Nitrates in cured meats. GMOs. Artificial sweeteners. Hydrogenated oils. Sugar-packed snacks and drinks. Livestock raised with antibiotics. Hormones in our food. Today many parents are saying, "Enough already!" and choosing to "eat clean." But what does that mean, exactly? Think of it as getting back to basics and choosing foods that have been processed as little as possible, whether that means opting for whole grains instead of refined ones or buying chicken raised without antibiotics.
Your family will feel better, your kids will be healthier, your pocketbook may be heavier, and you earn bonus points for helping the planet. To get started eating clean, check out these nine tips. But don't feel as though you have to take on all of these suggestions at once. When it comes to eating clean, even small steps can reap big rewards.
Brightly colored fruits and veggies don't just look gorgeous; they are nature's power foods. Eating a variety ensures that your family benefits from a wide range of nutrients, such as disease-fighting lycopene in red tomatoes and beta-carotene in sweet potatoes. As Tina Ruggiero, nutrition expert and author of The Truly Healthy Family Cookbook, points out, "Science has shown that these natural compounds may help prevent cancer, heart disease, hypertension and diabetes." Challenge your kids to eat a rainbow every day; the one who eats the most colors at each meal wins!
The words whole grains and fiber on a box of crackers or a snack bar wrapper means the food is healthy, right? Not always. Your best bet is to avoid highly processed food whenever possible and prepare your own breakfast and snacks with intact whole grains, such as steel-cut or rolled oats, quinoa, and whole-wheat flour. When you do buy ready-to-eat breakfast cereals and breads, look for the word whole in the first ingredient, like whole-grain oats or whole-wheat flour.
Shortcut meals, including packaged foods, lurk around every corner, tempting even the best of us. Some of these can be acceptable in moderation, but it's important to read ingredient lists and verify that they contain whole foods, rather than a slew of artificial, highly processed ingredients. Especially avoid partially hydrogenated oil, artificial food coloring, and artificial sweeteners, and steer clear of foods containing large amounts of added sugar, salt, and fat.
Although chicken breast and lean ground beef are healthy choices, to eat clean you should expand your family's protein horizons. Think catfish, tilapia, and wild salmon, all sustainable seafood choices. Work more meatless meals into your repertoire, and don't forget nuts and seeds as snacks. When it comes to packaged foods, nix the traditional frozen chicken nuggets that contain a laundry list of foreign-sounding ingredients. Instead, make your own or buy nuggets with short ingredient lists. And, because traditional lunch meats are high in sodium and nitrates, swap out cold cuts for other appealing lunch box options.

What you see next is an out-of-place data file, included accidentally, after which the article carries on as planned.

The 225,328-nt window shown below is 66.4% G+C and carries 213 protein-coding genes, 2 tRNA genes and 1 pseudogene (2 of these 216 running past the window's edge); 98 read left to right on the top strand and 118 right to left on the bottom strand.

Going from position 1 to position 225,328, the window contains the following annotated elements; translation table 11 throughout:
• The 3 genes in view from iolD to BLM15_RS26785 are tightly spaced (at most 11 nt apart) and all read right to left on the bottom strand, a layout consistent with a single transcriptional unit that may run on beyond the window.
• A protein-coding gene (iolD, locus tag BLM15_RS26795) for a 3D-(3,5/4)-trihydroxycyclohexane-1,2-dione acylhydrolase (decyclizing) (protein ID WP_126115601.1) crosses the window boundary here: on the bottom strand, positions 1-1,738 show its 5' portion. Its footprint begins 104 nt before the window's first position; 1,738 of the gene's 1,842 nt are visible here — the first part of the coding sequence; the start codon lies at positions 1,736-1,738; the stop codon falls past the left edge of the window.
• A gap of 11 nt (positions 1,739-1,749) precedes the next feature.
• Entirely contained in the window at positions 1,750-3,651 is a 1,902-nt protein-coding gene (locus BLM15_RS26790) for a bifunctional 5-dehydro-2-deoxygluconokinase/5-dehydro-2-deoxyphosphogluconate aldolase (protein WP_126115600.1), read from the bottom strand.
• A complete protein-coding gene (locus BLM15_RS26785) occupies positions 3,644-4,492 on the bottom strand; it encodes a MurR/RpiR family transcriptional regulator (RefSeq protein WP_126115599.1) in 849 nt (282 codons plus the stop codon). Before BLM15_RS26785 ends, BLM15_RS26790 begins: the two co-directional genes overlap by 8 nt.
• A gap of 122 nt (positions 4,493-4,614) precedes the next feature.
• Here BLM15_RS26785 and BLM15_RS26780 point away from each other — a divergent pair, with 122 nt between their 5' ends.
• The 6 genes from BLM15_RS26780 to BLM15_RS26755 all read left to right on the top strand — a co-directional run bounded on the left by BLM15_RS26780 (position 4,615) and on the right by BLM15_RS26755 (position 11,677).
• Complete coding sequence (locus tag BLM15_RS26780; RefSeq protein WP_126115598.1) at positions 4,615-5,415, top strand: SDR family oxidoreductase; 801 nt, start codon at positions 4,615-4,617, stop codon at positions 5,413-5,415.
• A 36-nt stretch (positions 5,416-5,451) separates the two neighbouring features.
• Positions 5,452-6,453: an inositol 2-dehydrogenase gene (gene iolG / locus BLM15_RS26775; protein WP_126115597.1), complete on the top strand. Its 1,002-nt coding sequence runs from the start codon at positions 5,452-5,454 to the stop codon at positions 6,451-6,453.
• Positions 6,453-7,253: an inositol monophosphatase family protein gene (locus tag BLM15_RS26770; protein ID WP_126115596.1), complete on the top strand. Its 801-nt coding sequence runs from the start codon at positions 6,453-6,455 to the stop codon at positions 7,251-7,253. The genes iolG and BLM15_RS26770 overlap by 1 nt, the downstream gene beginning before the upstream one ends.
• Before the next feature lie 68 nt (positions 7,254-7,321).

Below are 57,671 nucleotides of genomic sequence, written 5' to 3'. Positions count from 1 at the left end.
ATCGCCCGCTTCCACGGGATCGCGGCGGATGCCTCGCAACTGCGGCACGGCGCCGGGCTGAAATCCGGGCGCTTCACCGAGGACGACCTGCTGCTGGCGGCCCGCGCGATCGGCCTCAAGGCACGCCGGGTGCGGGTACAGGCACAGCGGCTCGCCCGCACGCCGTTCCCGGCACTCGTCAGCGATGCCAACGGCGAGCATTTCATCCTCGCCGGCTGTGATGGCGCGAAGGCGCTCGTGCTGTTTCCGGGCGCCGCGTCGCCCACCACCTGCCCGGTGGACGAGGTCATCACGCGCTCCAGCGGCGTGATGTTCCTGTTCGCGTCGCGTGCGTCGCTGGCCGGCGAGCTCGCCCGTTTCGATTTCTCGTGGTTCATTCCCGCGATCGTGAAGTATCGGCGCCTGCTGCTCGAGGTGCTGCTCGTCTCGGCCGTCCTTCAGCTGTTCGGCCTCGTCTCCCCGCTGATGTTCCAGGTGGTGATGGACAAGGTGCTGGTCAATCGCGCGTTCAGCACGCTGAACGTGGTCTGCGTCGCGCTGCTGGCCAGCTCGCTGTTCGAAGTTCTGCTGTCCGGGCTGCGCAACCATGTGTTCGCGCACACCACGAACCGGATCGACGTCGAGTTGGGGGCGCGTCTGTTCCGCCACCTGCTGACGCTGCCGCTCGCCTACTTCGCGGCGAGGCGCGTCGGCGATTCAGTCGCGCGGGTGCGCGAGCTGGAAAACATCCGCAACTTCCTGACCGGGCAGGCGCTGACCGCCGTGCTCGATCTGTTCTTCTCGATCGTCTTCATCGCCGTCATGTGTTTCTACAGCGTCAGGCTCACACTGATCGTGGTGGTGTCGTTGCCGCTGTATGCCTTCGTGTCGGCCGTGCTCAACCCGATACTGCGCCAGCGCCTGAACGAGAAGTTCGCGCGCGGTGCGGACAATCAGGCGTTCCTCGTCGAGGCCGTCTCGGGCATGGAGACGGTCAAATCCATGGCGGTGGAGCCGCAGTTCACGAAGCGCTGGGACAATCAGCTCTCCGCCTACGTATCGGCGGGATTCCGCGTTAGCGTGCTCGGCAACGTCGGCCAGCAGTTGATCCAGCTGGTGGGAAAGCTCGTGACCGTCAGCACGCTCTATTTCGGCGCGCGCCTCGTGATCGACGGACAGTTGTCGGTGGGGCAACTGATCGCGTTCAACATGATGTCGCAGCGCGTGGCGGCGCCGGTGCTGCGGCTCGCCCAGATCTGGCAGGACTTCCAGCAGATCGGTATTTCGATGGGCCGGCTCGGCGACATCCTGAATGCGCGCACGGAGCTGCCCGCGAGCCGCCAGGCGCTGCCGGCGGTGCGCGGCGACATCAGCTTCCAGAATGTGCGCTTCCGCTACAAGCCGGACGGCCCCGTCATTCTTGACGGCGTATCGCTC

What's the difference between a sweet, juicy local peach in July and one shipped from afar in January? Aside from having better taste and texture (which will make everyone—including picky eaters—happy), the local fruit is likely a healthier option. The longer fresh produce sits in a warehouse, truck, or your fridge, the more vitamins and minerals it loses. Foods grown nearby also require less fuel and have a smaller carbon footprint. And consider the difference between a fresh apple and packaged applesauce snack cups, or a bunch of broccoli and a microwaveable serving container of sauce-doused vegetables: The less packaging, the less toll on the environment, too.
The best cooking oil choices for your body and the environment use cold, mechanical means of extracting the oil, rather than chemicals and high temperatures. So what does this mean when you're in the grocery store? Choose extra-virgin olive oil and organic expeller-pressed canola oil. Expeller-pressed grape seed oil, peanut oil, and avocado oil also pass the clean-eating test. Virgin coconut oil is a good replacement for butter in many recipes; just use moderate amounts.
Whenever possible, buy products from animals (such as chicken or pigs) that haven't been treated with antibiotics. Why? By overusing certain antibiotics in animals we may make these antibiotics less effective in humans eventually. A surefire way to know that your meat isn't from an animal that has been treated with antibiotics is to go organic.
Pretty much anything you cook from scratch will be cleaner than something ordered at a restaurant or prepared from a package. To make it easier to cook at home, plan ahead and stock plenty of healthy foods that your family enjoys for quickly assembled breakfasts and streamlined lunches. Have plenty of nutritious grab-and-go snacks on hand so the lure of vending machines and drive-through windows don't threaten your commitment. For dinnertime, knowing you have everything needed to prepare a delicious homemade meal offers peace of mind and saves you from making pizza delivery or takeout more than a special-occasion indulgence.
Get more tips for improving your family's diet from Michelle Dudash, a registered nutritionist, a mom, and the author of Clean Eating for Busy Families